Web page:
Numerous theorists have offered opinions about motivational differences between learning a new language and other school subjects. At the same time, little empirical evidence for the differences has been brought forward. In this study, we aimed to address these motivational differences and similarities between learning a new (foreign) language and learning one's own language in formal school settings using the framework of self- determination theory. Rather than comparing variable level differences, we investigated a representative sample of Japanese secondary school students (n = 830) to demonstrate person-centered differences using latent profile analysis. Results indicated the sample was divided into five theoretically consistent subgroups, with similar patterns of motivation and achievement across language domains. Roughly 55% of the sample fit into the same subgroups for each subject, indicating that the majority of students' motivation for learning a language was similar across the two school subjects.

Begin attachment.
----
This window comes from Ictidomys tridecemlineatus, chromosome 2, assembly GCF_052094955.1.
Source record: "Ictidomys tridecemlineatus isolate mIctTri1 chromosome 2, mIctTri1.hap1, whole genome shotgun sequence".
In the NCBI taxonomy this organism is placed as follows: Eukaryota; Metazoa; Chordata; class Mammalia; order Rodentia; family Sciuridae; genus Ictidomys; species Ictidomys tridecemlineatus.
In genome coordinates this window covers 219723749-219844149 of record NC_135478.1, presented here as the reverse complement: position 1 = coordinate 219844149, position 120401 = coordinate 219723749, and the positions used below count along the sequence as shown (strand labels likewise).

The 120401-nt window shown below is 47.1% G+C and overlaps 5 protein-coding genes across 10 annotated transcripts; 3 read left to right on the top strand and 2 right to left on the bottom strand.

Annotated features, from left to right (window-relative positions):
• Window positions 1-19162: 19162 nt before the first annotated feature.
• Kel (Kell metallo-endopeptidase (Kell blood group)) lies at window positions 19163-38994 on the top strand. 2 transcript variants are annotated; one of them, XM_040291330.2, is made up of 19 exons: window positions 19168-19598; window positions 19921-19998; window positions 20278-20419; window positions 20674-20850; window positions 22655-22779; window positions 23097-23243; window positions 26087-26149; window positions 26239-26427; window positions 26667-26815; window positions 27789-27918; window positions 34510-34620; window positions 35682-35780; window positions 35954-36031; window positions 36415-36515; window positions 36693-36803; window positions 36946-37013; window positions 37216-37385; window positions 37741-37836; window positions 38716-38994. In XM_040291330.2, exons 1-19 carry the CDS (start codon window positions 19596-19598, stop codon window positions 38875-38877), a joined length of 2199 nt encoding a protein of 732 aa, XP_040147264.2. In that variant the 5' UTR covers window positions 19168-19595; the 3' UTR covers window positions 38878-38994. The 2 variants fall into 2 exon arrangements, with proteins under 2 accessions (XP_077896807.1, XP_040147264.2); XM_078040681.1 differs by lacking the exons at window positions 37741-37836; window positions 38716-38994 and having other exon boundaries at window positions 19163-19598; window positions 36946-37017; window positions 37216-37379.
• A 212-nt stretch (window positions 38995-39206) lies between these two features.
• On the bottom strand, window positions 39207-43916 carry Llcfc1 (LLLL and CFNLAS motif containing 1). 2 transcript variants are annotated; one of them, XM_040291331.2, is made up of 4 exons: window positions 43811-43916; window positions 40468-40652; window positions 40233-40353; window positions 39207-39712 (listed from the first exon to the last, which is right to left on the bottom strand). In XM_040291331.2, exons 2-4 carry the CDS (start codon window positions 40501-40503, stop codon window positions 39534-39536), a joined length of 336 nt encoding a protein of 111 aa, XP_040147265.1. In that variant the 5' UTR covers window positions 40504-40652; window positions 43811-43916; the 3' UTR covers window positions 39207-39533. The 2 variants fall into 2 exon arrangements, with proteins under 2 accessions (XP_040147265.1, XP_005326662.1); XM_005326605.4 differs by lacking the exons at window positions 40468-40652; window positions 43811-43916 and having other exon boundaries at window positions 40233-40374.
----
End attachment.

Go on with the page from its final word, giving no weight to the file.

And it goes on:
ASJC Scopus subject areas
- Social Psychology
- Developmental and Educational Psychology